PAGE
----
QBI Deductions: What You Need to Know

By: , Contributor

Published on: Aug 26, 2019 | Updated on: Nov 23, 2019

If you’re self-employed or a small business owner, you may be eligible for the Qualified Business Income (QBI) deduction. Many people qualify, but you need to know the rules to take advantage of this tax break.

The Qualified Business Income (QBI) deduction was created by the 2017 Tax Cuts and Jobs Act (TCJA). It’s aimed at small business owners and self-employed people, not corporations. Also called the pass-through deduction or Section 199A, it’s in effect for tax years 2018 through 2025 -- and it could provide you with significant savings come tax time.

What is the QBI deduction?

Section 199A of the Internal Revenue Code (IRC) provides a tax break called the QBI deduction.

The deduction lets pass-through entities lower their qualified business income. Your business is a pass-through entity if you don’t file a separate Corporate Tax Return (Form 1120) and instead declare all your income (including from your business) on your personal tax return (Schedule C of Form 1040).

According to the IRS, QBI is the "net total income, gains, deductions, and loss from a qualified trade or business". It basically applies to income from a trade or business, and does not include money you earn in wages or capital gains.

In general, it includes the deductible part of self-employment tax, self-employed health insurance, and deductions for contributions to qualified retirement plans, such as SEP and SIMPLE plans.

Where it gets complicated is understanding exactly who qualifies and what they qualify for. For example, while rental income counts as QBI, it only qualifies when the investor is actively managing their property. QBI does include income from PTPs and REITs.

How much money can I save with the QBI deduction?

The QBI deduction provides substantial tax savings to eligible pass-through entities.

The QBI deduction allows you to deduct the lesser of:

With the deduction, you’ll only pay taxes on 80% of your qualified business income. If you’re in the 32% tax bracket, the 20% deduction lowers your effective tax rate to 25.6%.

If you’re eligible, you can take the deduction whether you itemize deductions on Schedule A or take the standard deduction. For the 2019 tax year, the standard deduction amounts are:

Filing Status Standard Deduction for 2019
Single $12,200
Married filing jointly $24,400
Head of household $18,350
Married filing separately $12,200

Data source: IRS.

Who can claim the QBI deduction?

There are two factors that define those eligible for the QBI deduction: whether or not you operate a pass-through entity and whether or not your taxable income fits within the IRS limits.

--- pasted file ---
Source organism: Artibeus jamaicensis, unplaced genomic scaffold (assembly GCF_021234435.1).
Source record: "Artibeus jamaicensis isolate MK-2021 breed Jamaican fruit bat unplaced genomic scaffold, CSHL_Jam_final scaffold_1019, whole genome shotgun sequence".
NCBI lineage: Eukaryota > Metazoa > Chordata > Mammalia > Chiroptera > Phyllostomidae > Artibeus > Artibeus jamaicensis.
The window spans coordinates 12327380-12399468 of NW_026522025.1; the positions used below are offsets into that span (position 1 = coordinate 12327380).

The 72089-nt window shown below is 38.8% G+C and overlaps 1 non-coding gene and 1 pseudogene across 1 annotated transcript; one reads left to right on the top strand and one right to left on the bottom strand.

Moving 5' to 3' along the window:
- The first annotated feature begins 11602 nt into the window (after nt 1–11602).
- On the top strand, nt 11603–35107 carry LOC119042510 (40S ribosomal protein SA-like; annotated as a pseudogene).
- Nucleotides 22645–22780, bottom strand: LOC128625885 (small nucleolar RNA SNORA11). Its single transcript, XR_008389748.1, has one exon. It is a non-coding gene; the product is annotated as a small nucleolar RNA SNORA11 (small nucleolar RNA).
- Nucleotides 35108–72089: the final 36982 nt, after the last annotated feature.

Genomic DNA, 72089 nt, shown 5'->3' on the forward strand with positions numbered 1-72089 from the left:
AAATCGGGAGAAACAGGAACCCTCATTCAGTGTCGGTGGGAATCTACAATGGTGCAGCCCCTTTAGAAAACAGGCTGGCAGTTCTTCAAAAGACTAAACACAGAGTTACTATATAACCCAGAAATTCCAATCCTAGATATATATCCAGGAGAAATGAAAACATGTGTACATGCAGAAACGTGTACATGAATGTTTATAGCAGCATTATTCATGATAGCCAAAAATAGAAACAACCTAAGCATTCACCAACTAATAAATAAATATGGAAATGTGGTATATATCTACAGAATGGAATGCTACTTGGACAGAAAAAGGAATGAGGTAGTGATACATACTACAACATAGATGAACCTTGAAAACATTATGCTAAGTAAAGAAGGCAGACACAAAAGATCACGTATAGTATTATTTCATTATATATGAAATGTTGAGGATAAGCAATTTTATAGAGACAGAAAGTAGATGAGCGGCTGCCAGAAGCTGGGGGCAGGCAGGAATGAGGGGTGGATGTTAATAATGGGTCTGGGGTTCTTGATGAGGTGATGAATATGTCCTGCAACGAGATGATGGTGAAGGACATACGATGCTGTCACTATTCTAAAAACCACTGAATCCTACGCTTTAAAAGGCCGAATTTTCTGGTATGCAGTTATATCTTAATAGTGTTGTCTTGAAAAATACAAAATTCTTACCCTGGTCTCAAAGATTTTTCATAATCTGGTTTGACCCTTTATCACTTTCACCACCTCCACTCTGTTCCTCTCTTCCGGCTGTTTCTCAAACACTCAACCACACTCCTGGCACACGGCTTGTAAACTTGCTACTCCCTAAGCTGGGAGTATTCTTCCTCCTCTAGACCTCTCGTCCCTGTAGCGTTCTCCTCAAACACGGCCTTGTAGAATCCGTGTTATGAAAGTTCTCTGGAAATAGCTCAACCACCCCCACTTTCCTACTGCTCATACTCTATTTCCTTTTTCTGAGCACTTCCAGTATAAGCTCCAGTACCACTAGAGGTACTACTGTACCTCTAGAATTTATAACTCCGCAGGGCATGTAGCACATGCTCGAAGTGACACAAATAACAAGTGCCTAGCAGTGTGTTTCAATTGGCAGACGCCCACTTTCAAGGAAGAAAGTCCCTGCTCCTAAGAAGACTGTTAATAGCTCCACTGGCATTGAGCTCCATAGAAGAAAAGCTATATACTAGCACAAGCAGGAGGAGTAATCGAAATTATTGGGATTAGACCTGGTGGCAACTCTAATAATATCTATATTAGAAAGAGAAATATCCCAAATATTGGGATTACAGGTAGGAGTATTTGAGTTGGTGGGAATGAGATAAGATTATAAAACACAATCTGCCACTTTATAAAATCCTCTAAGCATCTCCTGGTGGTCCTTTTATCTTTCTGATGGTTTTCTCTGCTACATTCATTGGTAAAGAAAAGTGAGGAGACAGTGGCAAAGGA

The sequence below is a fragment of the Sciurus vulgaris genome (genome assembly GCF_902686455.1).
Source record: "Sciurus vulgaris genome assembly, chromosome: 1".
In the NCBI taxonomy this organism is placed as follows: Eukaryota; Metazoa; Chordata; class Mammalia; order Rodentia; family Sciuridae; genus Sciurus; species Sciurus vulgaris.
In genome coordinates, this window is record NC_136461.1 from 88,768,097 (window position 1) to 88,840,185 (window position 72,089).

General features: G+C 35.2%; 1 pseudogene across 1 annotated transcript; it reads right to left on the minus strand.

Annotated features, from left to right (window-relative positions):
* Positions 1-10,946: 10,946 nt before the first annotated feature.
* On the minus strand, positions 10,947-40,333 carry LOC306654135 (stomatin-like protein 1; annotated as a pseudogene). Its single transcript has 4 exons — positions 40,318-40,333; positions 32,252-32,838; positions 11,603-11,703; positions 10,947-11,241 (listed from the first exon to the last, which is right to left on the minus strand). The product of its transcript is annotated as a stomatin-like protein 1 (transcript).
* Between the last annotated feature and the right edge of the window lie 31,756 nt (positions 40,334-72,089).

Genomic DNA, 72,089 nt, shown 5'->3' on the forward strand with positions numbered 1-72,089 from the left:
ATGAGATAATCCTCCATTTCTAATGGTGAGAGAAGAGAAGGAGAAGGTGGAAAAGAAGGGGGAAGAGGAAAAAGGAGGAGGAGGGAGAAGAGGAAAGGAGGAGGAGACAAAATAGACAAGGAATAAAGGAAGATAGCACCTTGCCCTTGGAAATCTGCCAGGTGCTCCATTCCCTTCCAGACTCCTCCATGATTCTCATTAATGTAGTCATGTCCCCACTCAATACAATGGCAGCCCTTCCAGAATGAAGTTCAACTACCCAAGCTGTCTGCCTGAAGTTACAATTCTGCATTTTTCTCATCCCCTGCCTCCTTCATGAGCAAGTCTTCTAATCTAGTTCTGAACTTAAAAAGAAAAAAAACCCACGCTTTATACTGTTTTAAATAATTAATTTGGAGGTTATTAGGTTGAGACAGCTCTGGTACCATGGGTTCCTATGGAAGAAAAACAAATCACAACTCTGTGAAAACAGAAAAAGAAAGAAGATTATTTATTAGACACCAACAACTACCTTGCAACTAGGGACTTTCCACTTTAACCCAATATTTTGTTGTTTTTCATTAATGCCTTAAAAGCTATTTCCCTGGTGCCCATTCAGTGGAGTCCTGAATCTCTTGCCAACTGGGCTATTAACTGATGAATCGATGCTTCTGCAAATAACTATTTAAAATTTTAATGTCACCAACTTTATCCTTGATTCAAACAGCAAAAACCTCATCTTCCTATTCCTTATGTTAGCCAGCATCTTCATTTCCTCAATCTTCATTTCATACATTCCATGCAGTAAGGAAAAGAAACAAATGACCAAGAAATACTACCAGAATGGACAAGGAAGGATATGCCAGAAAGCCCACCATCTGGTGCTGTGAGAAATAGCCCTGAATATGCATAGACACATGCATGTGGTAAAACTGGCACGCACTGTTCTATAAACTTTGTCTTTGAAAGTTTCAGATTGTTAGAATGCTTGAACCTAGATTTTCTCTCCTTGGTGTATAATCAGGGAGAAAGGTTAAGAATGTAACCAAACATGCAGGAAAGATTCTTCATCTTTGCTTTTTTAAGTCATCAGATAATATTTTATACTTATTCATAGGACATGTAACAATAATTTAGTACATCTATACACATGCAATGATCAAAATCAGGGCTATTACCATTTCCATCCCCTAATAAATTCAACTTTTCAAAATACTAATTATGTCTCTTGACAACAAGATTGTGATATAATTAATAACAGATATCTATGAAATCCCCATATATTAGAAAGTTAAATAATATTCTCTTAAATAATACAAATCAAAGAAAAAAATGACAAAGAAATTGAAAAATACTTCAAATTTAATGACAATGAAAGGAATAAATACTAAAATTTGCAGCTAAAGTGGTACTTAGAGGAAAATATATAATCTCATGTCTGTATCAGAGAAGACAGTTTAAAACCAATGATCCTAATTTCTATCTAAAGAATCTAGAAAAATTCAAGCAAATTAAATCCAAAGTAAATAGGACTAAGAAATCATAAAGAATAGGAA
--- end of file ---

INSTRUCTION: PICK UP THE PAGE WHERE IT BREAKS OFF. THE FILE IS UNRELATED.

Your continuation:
You can claim a deduction if you have income from a trade or business that’s operated as a pass-through entity, including:

  • Sole proprietorships
  • Partnerships
  • Limited liability companies (LLCs)
  • S corporations
  • Some trusts and estates

What doesn’t count as QBI?

You can’t take the deduction as a C corporation or while performing services as an employee. And your taxable income must comply with Internal Revenue Service (IRS) income limits (see below).

QBI doesn’t include:

  • Business income earned outside the U.S.
  • Capital gains and losses
  • Commodities transactions or foreign currency gains or losses
  • Dividends and any dividend income equivalent
  • Guaranteed payments to partners in partnerships or LLC members
  • Income from annuities (unless you receive it in connection with the trade or business)
  • Income from wages
  • Interest income that you can’t allocate to the trade or business
  • Wages paid to S corporation shareholders

Income limits for QBI deductions

If your taxable income (calculated before any QBI deduction) is less than $157,500 ($315,000 for joint filers), you can claim the full 20% deduction.

The deduction is subject to limitations if your taxable income is above that income threshold.

Once you go above that income, the deduction is based on the type of business you have, and whether it’s a specified service trade or business (SSTB). Fields that are considered SSTBs include:

  • Accounting
  • Actuarial science
  • Any trade or business where the main asset is the reputation or skill of one or more of its employees or owners
  • Athletics
  • Consulting
  • Dealing in certain assets (including securities and commodities)
  • Financial services
  • Health
  • Investing and investment management
  • Law
  • Performing arts
  • Trading

If your taxable income is between $157,5000 and $207,500 ($315,000 to $415,000 for joint filers), both SSTBs and non-SSTBs are eligible for phased-in QBI deductions.

However, once your taxable income exceeds $207,500 ($415,000 for joint filers), you can’t take a deduction if you’re an SSTB.

Non-SSTBs, however, can still take the deduction, but it will be limited to the greater of your share of:

  • 50% of the W-2 wages paid to employees, or
  • The sum of 25% of such W-2 wages plus 2.5% of the unadjusted basis immediately upon acquisition (UBIA) of the qualified property.

The QBI deduction if you invest in REITs and PTPs

If you invest in REITs and PTPs, you can maximize your QBI deduction. That’s because income from qualified REITs and PTPs aren’t subject to the SSTB limitation. You can take the 20% deduction on these income sources (but you still have to consider the overall limit based on your taxable income).

Unless you’re a tax professional, get help with the QBI deduction

Many small business owners and self-employed people are eligible for the deduction. However, the rules for claiming the QBI deduction are complicated as the deduction is relatively new, and many restrictions apply. It’s recommended that you work with a qualified tax professional who can help you get the most out of this important tax break.

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